Consumption of tobacco products, especially cigarettes in Southeastern Europe (SEE) imposes a significant economic burden on households and society in general. This report examines increases in the price of cigarettes through tobacco excise increases and their associated impacts on tobacco consumption, household expenditures, and tax burdens in different income groups as well as the impact of these increases on government revenues.
Using secondary data from household budget surveys (HBS) for periods ranging from 3 to 12 years, depending on data availability, in six countries (Albania, Bosnia and Herzegovina (B&H), Montenegro, North Macedonia, Kosovo, and Serbia), this research estimates the price and income elasticity of smoking prevalence and intensity, both for the full population and by income group.
For all countries studied, this research finds that price increases achieved through an increase in tobacco excises would result in lower consumption, higher budget revenues, and positive redistribution effects. In order to maximize the effectiveness of tobacco taxation policies, country specifics such as income growth, different elasticities, and behavioral responses of different income groups should be considered when designing policy. The findings are outlined in greater detail below:
Results suggest that in all countries studied, a price increase of cigarettes will result in lower cigarette consumption. Therefore, if the excise increase leads to a price increase, tobacco consumption in the region will decrease. In most of the countries, the decrease in consumption stems from both a decrease in smoking prevalence and a decrease in the consumption of cigarettes by those who smoke. Prevalence elasticities range from as much as -0.636 in Montenegro to -0.165 in Albania, while in Kosovo prices do not impact the decision to smoke. Total elasticities range from -1.065 in Montenegro to -0.387 in Kosovo. The income elasticities range from 0.595 in North Macedonia up to 1.113 in Albania. Given that income elasticities in all countries studied are high, the response of consumers to excise increases will depend on the rate of income growth. Therefore, when designing the excise increase, policymakers should take into account the expected growth of income in the country. In other words, the increase of excises will result in lower consumption of cigarettes if it reduces the affordability of cigarettes.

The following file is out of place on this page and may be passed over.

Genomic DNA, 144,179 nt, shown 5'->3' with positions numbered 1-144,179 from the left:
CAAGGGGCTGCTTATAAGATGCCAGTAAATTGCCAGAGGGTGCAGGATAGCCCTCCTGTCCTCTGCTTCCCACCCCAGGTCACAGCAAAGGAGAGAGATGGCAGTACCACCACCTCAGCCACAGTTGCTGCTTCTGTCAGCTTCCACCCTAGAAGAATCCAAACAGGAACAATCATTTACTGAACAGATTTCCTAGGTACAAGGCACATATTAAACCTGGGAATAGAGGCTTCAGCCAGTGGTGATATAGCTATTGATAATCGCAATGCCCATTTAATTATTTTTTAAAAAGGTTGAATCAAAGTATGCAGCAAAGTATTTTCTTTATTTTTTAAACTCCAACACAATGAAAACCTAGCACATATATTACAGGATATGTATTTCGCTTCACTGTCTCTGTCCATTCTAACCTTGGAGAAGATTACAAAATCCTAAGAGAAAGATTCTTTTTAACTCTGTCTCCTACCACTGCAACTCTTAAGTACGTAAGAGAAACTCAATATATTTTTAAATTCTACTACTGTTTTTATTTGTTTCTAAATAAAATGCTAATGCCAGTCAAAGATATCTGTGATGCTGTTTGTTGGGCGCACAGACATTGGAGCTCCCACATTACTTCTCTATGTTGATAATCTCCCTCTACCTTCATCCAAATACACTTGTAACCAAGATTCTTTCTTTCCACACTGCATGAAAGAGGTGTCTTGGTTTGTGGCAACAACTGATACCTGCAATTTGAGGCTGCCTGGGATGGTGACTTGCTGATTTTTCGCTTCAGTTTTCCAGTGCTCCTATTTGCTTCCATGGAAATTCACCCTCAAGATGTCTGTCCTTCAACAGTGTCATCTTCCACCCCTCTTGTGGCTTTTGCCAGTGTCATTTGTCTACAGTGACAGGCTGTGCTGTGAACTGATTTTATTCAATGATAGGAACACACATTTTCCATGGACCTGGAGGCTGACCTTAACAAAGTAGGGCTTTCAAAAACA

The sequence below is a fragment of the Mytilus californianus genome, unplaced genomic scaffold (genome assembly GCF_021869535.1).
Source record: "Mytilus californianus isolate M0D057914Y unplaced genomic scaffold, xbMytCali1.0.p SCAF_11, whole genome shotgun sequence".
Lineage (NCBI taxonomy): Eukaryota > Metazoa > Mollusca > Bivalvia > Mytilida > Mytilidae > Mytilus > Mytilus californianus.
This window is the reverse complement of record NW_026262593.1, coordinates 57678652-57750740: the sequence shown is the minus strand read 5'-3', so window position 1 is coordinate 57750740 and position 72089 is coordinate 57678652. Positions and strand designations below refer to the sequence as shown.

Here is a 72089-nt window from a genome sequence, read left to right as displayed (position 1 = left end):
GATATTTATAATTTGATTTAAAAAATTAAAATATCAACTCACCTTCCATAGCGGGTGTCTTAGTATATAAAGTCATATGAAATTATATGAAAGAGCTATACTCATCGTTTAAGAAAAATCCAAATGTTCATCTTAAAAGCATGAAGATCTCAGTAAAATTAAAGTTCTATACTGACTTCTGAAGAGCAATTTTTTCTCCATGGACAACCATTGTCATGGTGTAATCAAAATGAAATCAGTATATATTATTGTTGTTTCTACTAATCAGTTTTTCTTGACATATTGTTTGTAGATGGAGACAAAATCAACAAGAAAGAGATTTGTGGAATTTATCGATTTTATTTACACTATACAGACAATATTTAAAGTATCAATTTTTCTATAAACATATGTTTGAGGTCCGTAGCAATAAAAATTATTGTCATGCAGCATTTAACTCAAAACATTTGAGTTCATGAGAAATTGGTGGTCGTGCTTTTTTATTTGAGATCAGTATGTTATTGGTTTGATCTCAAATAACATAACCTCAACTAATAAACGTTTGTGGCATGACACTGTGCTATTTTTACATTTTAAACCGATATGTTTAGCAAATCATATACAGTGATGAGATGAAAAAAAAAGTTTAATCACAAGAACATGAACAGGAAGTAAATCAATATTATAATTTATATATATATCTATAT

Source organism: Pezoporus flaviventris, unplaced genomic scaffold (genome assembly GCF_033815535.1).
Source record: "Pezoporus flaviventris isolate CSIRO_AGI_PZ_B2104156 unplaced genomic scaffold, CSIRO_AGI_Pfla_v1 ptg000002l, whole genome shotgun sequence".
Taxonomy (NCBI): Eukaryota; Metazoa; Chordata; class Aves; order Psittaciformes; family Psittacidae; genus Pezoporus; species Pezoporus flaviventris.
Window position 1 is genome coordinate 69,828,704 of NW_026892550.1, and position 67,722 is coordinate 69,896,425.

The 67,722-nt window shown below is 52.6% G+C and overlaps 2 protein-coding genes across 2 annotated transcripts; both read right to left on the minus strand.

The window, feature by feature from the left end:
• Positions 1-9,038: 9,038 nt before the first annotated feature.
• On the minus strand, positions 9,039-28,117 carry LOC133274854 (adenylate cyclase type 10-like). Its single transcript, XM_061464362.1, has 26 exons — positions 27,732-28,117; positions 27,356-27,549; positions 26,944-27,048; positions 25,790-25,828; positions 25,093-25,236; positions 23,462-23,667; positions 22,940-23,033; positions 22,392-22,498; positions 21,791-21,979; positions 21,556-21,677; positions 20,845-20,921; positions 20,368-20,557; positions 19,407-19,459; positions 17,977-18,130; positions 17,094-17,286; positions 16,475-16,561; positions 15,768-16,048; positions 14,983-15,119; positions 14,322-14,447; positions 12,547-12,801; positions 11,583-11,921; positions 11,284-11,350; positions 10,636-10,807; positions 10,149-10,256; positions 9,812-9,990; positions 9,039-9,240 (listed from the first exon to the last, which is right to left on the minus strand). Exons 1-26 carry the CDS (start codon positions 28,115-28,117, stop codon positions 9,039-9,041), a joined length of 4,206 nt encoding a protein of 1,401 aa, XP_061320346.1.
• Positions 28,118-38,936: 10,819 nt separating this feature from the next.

In addition, the change in government income from taxes levied on cigarettes is simulated for a scenario in which retail prices would increase either by changing the excise tax or by simultaneously changing the tax and producers’ price. In all the countries the price increase would result in increased budget revenue.
The change in budget revenue would be the highest in Kosovo, with an estimated increase of 26 percent as a result of a price increase of 25 percent, followed by Serbia and Albania with over 17 percent increased revenues. The lowest increase in budget revenues could be expected in B&H, due to a very high price elasticity, where an increase in the specific excise of 25 percent (which would lead to a 17 percent price increase) would result in a 2.5 percent increase in budget revenues. In the long-run, further positive fiscal effects could be expected since the decrease in cigarette consumption will likely lower health expenditures related to the harmful effects of cigarettes.
These research findings suggest that claims about the negative impact of excise increase on budget revenues fueled by the industry are not based on rigorous evidence. Thus, even if a narrow analysis is applied, focusing strictly on budgetary impact, there are still positive fiscal effects.
Total demand elasticities among low-, middle-, and high-income households have proven to be significantly different. In most countries, low-income households have the highest price elasticity, and high-income households have the lowest. As a result, the cigarette price increase is followed by the largest reduction in consumption in low-income households. Unlike the middle- and high-income groups, low-income households also reduce their total expenditures on cigarettes which also has positive effect on their living standard. In the long-run, further redistributive effects could be expected, as lower consumption of cigarettes will benefit the health of low-income households and decrease their expenditures for tobacco-related illnesses. On the other hand, policy makers should also bear in mind that low-income households are at the same time the most sensitive with regard to changes in their income. Research results show that the income increase would be associated with a comparatively higher increase in consumption within the low-income group. Therefore, improved taxation policy should be designed to include eventual changes in income.
These research results refute the fallacy, often promoted by the tobacco industry, about regressive effects of tobacco taxes. Research in all countries shows that tobacco excise increases would have a progressive effect as the additional tax burden is the lowest for low-income households and the highest for most high-income households, whereas in some countries the share of budget expenditures for cigarettes among low-income households is actually decreased.